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Chapter 8.—Who Were Kings When Moses Was Born, and What Gods Began to Be Worshipped Then.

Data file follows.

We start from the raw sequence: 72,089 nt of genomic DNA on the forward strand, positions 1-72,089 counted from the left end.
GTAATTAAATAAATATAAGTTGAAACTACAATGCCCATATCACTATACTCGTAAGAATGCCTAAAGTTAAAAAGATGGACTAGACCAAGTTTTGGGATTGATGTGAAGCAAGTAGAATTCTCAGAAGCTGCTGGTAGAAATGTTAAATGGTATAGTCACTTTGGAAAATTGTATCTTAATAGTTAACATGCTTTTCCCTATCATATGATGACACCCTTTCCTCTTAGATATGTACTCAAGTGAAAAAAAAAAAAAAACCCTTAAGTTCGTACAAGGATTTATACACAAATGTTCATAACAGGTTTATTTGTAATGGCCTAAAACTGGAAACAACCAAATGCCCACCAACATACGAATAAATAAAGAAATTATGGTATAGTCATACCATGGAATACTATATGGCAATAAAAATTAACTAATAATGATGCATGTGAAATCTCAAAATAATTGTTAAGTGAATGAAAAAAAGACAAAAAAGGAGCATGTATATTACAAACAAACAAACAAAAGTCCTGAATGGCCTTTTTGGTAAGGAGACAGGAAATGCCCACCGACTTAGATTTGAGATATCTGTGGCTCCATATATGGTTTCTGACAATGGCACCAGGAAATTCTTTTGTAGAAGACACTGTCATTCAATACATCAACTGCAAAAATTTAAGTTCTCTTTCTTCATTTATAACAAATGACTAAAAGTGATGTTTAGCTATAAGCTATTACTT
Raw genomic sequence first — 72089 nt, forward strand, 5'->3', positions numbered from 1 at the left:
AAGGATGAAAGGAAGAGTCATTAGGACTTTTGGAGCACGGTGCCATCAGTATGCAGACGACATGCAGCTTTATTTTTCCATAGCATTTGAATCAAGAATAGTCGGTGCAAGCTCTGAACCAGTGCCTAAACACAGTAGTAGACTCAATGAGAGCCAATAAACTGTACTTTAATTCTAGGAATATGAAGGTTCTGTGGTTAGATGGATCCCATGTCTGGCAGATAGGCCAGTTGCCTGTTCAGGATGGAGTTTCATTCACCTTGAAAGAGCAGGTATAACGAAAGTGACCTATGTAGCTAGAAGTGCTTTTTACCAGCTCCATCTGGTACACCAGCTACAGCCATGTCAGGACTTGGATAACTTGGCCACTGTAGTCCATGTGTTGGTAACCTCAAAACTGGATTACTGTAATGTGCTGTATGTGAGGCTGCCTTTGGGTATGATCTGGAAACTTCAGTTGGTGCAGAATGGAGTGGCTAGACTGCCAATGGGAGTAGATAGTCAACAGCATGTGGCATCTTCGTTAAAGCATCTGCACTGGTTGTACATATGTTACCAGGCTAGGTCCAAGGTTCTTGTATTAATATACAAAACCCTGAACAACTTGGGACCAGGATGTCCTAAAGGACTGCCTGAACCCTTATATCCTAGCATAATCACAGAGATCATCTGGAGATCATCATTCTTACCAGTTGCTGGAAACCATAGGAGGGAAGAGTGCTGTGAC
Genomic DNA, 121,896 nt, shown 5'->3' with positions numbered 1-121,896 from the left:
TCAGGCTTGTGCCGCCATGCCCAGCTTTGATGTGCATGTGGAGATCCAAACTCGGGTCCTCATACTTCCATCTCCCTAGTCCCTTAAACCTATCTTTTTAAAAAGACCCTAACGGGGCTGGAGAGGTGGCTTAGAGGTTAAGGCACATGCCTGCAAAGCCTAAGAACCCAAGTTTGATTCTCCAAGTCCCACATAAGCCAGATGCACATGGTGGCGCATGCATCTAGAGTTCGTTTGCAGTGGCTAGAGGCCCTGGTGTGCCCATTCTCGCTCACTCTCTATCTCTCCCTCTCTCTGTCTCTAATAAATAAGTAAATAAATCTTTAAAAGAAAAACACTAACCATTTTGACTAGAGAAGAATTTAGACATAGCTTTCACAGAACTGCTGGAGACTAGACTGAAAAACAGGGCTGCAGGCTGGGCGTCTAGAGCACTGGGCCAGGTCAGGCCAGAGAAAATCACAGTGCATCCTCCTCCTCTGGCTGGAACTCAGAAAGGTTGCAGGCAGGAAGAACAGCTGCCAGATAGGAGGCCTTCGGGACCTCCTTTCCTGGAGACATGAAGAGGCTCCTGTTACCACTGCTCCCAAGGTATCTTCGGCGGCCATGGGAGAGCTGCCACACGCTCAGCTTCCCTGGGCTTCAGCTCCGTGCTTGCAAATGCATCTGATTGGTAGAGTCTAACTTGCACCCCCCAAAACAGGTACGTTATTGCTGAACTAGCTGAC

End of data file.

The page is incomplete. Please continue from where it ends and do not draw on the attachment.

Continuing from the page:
When Saphrus reigned as the fourteenth king of Assyria, and Orthopolis as the twelfth of Sicyon, and Criasus as the fifth of Argos, Moses was born in Egypt, by whom the people of God were liberated from the Egyptian slavery, in which they behoved to be thus tried that they might desire the help of their Creator.  Some have thought that Prometheus lived during the reign of the kings now named.  He is reported to have formed men out of clay, because he was esteemed the best teacher of wisdom; yet it does not appear what wise men there were in his days.  His brother Atlas is said to have been a great astrologer; and this gave occasion for the fable that he held up the sky, although the vulgar opinion about his holding up the sky appears rather to have been suggested by a high mountain named after him.  Indeed, from those times many other fabulous things began to be invented in Greece; yet, down to Cecrops king of Athens, in whose reign that city received its name, and in whose reign God brought His people out of Egypt by Moses, only a few dead heroes are reported to have been deified according to the vain superstition of the Greeks.  Among these were Melantomice, the wife of king Criasus, and Phorbas their son, who succeeded his father as sixth king of the Argives, and Iasus, son of Triopas, their seventh king, and their ninth king, 365 Sthenelas, or Stheneleus, or Sthenelus,—for his name is given differently by different authors.  In those times also, Mercury, the grandson of Atlas by his daughter Maia, is said to have lived, according to the common report in books.  He was famous for his skill in many arts, and taught them to men, for which they resolved to make him, and even believed that he deserved to be, a god after death.  Hercules is said to have been later, yet belonging to the same period; although some, whom I think mistaken, assign him an earlier date than Mercury.  But at whatever time they were born, it is agreed among grave historians, who have committed these ancient things to writing, that both were men, and that they merited divine honors from mortals because they conferred on them many benefits to make this life more pleasant to them.  Minerva was far more ancient than these; for she is reported to have appeared in virgin age in the times of Ogyges at the lake called Triton, from which she is also styled Tritonia, the inventress truly of many works, and the more readily believed to be a goddess because her origin was so little known.  For what is sung about her having sprung from the head of Jupiter belongs to the region of poetry and fable, and not to that of history and real fact.  And historical writers are not agreed when Ogyges flourished, in whose time also a great flood occurred,—not that greatest one from which no man escaped except those who could get into the ark, for neither Greek nor Latin history knew of it, yet a greater flood than that which happened afterward in Deucalion’s time.  For Varro begins the book I have already mentioned at this date, and does not propose to himself, as the starting-point from which he may arrive at Roman affairs, anything more ancient than the flood of Ogyges, that is, which happened in the time of Ogyges.  Now our writers of chronicles—first Eusebius, and afterwards Jerome, who entirely follow some earlier historians in this opinion—relate that the flood of Ogyges happened more than three hundred years after, during the reign of Phoroneus, the second king of Argos.  But whenever he may have lived, Minerva was already worshipped as a goddess when Cecrops reigned in Athens, in whose reign the city itself is reported to have been rebuilt or founded.

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